Has NASA’s famed planet-hunting spacecraft met its end? Not so fast, say LASP researchers.
NASA recently announced that the Kepler Space Telescope, which searched for planets orbiting stars far away from Earth, had run out of fuel and would finish its nine-year mission. In response, many news outlets reported that Kepler was dead
But Lee Reedy, flight director for Kepler at LASP, said that the mission’s legacy is far from over. To date, Kepler has found a confirmed 2,662 planets beyond our solar system.
After nine years in deep space collecting data that indicate our sky to be filled with billions of hidden planets—more planets even than stars—NASA’s Kepler space telescope has run out of fuel needed for further science operations. NASA has decided to retire the spacecraft within its current, safe orbit, away from Earth. Kepler leaves a legacy of more than 2,600 planet discoveries from outside our solar system, many of which could be promising places for life.
Kepler, which was operated from LASP since its launch in March 2009, has opened our eyes to the diversity of planets that exist in our galaxy. The most recent analysis of Kepler’s discoveries concludes that 20 to 50 percent of the stars visible in the night sky are likely to have small, possibly rocky, planets similar in size to Earth, and located within the habitable zone of their parent stars. That means they’re located at distances from their parent stars where liquid water—a vital ingredient to life as we know it—might pool on the planet surface.
The most common size of planet Kepler found doesn’t exist in our solar system—a world between the size of Earth and Neptune—and we have much to learn about these planets. Kepler also found nature often produces jam-packed planetary systems, in some cases with so many planets orbiting close to their parent stars that our own inner solar system looks sparse by comparison.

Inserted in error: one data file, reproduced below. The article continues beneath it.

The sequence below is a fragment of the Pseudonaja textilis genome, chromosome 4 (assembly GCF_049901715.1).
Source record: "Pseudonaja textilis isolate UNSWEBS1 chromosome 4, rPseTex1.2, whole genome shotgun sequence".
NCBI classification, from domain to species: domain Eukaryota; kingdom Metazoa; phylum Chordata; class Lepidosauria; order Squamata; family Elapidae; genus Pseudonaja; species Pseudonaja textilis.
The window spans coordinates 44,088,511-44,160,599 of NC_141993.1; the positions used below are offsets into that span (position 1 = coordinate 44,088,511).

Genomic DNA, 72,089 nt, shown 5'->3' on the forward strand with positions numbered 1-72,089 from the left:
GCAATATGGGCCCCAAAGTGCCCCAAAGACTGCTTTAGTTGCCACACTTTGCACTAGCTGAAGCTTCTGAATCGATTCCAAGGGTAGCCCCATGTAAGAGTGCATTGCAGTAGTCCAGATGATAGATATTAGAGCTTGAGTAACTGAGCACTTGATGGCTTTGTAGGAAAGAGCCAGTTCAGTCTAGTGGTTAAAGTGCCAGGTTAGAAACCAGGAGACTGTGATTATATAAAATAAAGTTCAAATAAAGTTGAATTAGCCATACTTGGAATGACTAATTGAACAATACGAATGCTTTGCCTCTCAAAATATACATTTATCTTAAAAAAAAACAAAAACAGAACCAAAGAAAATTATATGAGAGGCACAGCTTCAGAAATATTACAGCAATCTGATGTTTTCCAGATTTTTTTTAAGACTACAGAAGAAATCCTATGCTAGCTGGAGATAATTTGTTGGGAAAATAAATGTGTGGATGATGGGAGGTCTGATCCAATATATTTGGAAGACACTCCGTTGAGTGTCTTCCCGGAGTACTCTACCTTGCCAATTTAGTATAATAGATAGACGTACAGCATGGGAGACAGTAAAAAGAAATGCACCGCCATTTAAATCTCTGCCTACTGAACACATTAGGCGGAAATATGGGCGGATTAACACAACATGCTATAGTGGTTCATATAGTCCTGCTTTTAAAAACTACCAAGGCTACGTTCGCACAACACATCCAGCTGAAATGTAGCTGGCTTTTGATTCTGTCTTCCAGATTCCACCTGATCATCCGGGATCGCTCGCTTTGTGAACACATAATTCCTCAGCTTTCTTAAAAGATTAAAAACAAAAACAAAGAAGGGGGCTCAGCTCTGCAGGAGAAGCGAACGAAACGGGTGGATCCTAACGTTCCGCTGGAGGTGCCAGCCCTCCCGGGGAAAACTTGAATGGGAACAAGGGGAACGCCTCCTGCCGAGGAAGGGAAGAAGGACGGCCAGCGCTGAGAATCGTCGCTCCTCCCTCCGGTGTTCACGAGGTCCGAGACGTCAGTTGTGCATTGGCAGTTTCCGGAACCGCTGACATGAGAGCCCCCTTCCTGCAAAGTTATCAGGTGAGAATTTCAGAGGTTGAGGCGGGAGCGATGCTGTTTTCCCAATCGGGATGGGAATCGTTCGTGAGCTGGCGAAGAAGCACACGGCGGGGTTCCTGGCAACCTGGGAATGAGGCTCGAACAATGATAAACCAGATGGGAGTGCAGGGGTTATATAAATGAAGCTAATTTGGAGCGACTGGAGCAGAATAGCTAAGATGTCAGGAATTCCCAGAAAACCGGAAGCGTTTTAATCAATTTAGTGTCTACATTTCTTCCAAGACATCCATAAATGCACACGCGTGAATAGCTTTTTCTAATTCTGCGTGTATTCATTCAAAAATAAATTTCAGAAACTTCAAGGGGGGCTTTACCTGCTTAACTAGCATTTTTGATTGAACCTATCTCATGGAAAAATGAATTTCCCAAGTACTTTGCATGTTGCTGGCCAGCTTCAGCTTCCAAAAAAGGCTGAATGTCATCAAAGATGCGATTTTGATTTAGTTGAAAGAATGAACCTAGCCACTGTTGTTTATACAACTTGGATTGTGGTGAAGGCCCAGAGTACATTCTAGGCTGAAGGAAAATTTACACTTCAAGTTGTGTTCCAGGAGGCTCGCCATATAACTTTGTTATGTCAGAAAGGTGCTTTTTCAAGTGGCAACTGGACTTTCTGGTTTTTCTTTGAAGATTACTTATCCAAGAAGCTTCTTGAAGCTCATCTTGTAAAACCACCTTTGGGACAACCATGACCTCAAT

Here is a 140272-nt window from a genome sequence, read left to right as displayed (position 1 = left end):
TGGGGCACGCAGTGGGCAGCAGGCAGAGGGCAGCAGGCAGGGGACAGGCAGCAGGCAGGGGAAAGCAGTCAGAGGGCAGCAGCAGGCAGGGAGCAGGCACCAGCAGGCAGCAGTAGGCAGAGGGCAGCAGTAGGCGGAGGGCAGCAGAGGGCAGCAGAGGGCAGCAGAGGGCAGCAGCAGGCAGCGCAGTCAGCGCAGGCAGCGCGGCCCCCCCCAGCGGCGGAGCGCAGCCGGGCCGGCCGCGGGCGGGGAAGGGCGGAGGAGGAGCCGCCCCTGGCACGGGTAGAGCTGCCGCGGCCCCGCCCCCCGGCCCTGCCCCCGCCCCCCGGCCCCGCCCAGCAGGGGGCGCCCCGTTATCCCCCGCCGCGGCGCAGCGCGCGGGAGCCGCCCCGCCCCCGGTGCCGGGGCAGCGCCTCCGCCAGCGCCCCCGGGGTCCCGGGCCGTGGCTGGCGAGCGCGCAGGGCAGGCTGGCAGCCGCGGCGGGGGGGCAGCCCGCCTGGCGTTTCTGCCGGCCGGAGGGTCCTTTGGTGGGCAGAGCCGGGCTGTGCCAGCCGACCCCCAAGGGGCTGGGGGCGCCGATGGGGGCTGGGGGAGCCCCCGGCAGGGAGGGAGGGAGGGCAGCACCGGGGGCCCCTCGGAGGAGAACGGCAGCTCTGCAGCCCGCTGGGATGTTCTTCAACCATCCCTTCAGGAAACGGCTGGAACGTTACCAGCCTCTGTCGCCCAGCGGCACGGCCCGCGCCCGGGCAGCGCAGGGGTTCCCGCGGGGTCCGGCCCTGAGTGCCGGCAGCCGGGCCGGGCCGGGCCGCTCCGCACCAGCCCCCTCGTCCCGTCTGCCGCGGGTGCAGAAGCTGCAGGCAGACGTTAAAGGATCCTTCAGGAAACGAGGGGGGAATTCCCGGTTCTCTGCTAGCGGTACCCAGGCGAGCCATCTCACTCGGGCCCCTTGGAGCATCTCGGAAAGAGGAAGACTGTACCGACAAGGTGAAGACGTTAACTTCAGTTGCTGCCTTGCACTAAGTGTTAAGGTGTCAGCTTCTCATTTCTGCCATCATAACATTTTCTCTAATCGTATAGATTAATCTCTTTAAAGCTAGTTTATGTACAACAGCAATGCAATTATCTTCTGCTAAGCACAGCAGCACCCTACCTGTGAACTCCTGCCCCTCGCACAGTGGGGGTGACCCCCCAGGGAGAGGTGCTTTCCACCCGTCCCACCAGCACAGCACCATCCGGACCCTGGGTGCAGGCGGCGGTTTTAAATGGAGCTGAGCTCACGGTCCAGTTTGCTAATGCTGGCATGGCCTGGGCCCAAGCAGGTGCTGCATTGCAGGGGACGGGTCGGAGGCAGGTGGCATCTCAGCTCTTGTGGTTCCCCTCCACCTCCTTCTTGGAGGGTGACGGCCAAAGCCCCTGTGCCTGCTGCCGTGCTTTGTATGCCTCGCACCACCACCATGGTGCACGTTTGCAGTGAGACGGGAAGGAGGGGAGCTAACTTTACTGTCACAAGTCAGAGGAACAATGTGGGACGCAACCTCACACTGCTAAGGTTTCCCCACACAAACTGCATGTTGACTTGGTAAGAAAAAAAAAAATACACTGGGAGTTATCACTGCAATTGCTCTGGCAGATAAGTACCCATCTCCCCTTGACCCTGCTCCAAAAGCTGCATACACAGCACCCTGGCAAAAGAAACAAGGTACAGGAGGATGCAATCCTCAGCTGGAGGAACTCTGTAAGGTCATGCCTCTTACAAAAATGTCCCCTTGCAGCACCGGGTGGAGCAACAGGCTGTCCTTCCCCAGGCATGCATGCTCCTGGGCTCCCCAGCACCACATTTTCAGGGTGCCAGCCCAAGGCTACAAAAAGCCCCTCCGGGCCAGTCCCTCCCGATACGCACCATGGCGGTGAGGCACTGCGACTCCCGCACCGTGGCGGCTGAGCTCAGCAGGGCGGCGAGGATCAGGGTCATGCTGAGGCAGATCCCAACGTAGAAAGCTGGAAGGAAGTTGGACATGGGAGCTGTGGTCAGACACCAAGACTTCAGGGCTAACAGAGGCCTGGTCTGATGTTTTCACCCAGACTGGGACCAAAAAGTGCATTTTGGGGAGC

University of Colorado Boulder students and LASP professionals will operate an upcoming NASA mission that will investigate the mysterious aspects of some of the most extreme and exotic astronomical objects like stellar and supermassive black holes, neutron stars and pulsars.
Objects such as black holes can heat surrounding gases to more than a million degrees, causing high-energy emissions in the X-ray portion of the electromagnetic spectrum. The high-energy X-ray radiation from this gas can be polarized, which causes it to vibrate in a particular direction.
The NASA Imaging X-ray Polarimetry Explorer (IXPE) mission will fly three space telescopes with cameras capable of measuring the polarization of cosmic X-rays, allowing astronomers to answer fundamental questions about such turbulent environments.
Based on a recommendation from NASA’s 2014 Senior Review of its operating missions, the planet hunting Kepler space telescope has received a two-year extension to operate in a new two-wheel mode.
The approval allows the K2 mission to continue exoplanet discovery using two of its four original reaction wheels, and introduces new scientific observation opportunities to observe notable star clusters, young and old stars, active galaxies and supernovae.
The LASP-operated NASA Kepler spacecraft has discovered two planetary systems that include three super-Earth-sized planets in the “habitable zone,” where the surface temperature of a planet may sustain liquid water.
NASA has extended the Kepler mission through fiscal year 2016, adding four years to Kepler’s search for Earth-like planets in the Milky Way galaxy and allowing LASP to continue our work operating the spacecraft. A team of 20 University of Colorado students and 16 LASP professionals control the Kepler spacecraft from the LASP Mission Operations… Read more »
LASP Science Division personnel are moving to a new location on the CU Research Campus beginning October 14. According to LASP Director, Dan Baker, the benefits of the move are two-fold. Baker said, “LASP is a growing presence on campus. We are excited by the opportunity to expand our physical space to better address our current needs, while consolidating our science staff for more fluid collaboration.”